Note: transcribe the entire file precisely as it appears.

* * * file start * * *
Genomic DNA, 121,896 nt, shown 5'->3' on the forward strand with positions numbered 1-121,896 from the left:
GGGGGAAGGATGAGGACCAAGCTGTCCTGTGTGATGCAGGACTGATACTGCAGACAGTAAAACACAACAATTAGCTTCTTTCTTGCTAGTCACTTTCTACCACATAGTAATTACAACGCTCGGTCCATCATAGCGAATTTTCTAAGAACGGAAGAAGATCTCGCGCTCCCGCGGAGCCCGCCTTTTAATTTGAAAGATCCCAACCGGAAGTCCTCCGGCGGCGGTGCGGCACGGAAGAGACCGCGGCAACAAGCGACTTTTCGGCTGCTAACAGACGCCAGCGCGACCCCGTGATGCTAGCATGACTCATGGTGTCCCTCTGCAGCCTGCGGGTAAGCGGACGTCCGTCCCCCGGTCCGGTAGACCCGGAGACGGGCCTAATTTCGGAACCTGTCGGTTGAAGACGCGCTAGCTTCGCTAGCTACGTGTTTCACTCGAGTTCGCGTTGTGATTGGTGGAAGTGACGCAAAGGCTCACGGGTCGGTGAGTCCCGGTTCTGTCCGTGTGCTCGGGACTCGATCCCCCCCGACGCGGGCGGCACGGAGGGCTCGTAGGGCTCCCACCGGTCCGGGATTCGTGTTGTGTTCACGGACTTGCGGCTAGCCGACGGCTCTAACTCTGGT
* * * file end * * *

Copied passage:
Genomic DNA, 121,896 nt, shown 5'->3' on the forward strand with positions numbered 1-121,896 from the left:
GGGGGAAGGATGAGGACCAAGCTGTCCTGTGTGATGCAGGACTGATACTGCAGACAGTAAAACACAACAATTAGCTTCTTTCTTGCTAGTCACTTTCTACCACATAGTAATTACAACGCTCGGTCCATCATAGCGAATTTTCTAAGAACGGAAGAAGATCTCGCGCTCCCGCGGAGCCCGCCTTTTAATTTGAAAGATCCCAACCGGAAGTCCTCCGGCGGCGGTGCGGCACGGAAGAGACCGCGGCAACAAGCGACTTTTCGGCTGCTAACAGACGCCAGCGCGACCCCGTGATGCTAGCATGACTCATGGTGTCCCTCTGCAGCCTGCGGGTAAGCGGACGTCCGTCCCCCGGTCCGGTAGACCCGGAGACGGGCCTAATTTCGGAACCTGTCGGTTGAAGACGCGCTAGCTTCGCTAGCTACGTGTTTCACTCGAGTTCGCGTTGTGATTGGTGGAAGTGACGCAAAGGCTCACGGGTCGGTGAGTCCCGGTTCTGTCCGTGTGCTCGGGACTCGATCCCCCCCGACGCGGGCGGCACGGAGGGCTCGTAGGGCTCCCACCGGTCCGGGATTCGTGTTGTGTTCACGGACTTGCGGCTAGCCGACGGCTCTAACTCTGGT